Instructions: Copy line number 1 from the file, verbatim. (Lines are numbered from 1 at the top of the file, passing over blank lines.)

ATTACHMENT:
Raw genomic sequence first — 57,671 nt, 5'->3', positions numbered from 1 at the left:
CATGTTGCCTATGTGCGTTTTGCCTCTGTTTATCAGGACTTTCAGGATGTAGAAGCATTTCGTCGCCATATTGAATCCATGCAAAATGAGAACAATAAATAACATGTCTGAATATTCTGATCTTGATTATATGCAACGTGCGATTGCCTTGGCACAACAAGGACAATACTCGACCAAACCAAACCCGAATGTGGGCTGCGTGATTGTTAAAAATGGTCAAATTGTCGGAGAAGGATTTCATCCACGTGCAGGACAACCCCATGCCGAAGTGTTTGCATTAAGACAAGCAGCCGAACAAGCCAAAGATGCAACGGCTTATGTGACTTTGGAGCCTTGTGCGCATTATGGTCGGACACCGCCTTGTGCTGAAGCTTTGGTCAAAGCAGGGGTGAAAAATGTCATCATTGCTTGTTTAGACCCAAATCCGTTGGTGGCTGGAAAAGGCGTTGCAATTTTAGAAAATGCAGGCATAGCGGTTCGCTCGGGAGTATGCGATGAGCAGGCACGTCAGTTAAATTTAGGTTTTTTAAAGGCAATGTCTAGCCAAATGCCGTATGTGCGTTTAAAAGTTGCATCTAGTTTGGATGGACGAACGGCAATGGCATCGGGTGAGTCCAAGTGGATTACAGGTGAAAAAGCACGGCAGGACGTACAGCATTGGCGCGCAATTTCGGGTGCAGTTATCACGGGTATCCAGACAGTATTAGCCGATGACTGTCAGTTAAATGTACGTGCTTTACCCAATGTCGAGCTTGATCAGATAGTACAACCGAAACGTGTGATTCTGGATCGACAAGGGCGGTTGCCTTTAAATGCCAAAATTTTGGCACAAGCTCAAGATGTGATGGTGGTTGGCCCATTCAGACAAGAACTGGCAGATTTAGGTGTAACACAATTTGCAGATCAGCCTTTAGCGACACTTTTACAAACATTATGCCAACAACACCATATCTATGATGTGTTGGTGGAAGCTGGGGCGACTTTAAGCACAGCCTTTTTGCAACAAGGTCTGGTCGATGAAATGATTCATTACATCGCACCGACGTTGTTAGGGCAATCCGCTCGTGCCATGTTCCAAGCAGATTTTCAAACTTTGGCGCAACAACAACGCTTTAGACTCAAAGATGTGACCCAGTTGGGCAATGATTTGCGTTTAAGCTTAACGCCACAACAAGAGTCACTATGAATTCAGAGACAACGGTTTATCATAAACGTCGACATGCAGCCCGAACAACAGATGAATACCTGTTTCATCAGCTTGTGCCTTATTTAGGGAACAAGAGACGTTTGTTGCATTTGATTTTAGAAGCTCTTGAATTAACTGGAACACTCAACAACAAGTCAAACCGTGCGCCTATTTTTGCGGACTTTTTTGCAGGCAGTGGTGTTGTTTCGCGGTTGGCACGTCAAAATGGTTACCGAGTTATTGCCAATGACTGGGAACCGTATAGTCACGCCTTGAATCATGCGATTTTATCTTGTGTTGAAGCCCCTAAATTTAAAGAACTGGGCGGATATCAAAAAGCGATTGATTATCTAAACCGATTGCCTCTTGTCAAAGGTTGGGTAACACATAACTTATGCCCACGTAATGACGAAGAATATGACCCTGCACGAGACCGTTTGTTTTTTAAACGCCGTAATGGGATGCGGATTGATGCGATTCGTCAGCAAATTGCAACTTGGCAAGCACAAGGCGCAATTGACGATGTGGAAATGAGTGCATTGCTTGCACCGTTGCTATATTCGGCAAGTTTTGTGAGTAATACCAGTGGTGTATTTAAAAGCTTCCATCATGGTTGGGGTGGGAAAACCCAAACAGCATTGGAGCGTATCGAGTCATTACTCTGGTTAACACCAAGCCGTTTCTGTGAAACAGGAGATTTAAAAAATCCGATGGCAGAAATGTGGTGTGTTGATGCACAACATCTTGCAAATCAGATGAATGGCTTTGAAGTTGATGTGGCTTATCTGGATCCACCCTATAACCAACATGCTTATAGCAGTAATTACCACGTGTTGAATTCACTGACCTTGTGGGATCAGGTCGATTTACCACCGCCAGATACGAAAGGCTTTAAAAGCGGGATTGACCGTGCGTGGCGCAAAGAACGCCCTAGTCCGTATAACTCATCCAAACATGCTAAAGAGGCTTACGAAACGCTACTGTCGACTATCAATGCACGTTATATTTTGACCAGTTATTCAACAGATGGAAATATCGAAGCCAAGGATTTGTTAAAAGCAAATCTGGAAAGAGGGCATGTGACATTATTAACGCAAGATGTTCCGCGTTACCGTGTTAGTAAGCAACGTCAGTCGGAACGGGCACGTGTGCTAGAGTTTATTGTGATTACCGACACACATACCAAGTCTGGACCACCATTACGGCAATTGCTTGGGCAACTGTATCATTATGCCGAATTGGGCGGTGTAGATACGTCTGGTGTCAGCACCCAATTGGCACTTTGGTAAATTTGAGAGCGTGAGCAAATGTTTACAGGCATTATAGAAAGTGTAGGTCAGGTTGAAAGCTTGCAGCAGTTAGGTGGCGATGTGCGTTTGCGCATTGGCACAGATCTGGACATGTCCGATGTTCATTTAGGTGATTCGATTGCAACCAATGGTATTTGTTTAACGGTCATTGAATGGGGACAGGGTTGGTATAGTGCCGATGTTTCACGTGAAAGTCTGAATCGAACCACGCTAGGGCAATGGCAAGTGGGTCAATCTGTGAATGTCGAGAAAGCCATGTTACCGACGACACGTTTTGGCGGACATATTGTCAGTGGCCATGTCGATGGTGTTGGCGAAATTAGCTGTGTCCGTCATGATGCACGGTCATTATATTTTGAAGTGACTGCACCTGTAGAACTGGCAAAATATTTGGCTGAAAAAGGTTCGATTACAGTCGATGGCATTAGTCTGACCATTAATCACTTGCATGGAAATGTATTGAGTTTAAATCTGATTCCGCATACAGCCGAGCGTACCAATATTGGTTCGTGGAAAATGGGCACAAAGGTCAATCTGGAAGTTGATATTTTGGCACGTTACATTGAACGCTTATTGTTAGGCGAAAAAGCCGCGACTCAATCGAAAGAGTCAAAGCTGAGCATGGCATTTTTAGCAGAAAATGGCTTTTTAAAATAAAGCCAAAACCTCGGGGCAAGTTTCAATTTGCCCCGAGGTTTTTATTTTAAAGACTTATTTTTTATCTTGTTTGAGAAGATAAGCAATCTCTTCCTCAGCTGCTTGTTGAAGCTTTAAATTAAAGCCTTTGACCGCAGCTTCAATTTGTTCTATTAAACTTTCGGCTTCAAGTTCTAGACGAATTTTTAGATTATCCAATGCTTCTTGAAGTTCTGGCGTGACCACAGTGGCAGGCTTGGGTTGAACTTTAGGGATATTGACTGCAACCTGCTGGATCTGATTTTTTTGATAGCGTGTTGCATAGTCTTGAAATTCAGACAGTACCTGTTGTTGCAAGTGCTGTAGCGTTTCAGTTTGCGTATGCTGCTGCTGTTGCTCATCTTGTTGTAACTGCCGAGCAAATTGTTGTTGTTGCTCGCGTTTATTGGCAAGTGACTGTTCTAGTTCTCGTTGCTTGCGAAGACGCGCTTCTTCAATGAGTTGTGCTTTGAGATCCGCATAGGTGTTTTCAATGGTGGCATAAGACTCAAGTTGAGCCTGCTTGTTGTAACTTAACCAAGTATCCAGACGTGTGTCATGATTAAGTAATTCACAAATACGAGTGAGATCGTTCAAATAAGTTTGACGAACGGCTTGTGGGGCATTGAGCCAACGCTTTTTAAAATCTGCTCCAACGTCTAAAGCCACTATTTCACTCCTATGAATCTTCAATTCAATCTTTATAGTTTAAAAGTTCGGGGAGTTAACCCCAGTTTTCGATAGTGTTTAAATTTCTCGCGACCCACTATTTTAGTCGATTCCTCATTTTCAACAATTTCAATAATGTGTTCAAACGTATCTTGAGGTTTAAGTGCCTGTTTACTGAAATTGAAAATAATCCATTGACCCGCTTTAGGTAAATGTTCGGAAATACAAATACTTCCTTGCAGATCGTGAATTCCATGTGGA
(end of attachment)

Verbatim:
Raw genomic sequence first — 57,671 nt, 5'->3', positions numbered from 1 at the left: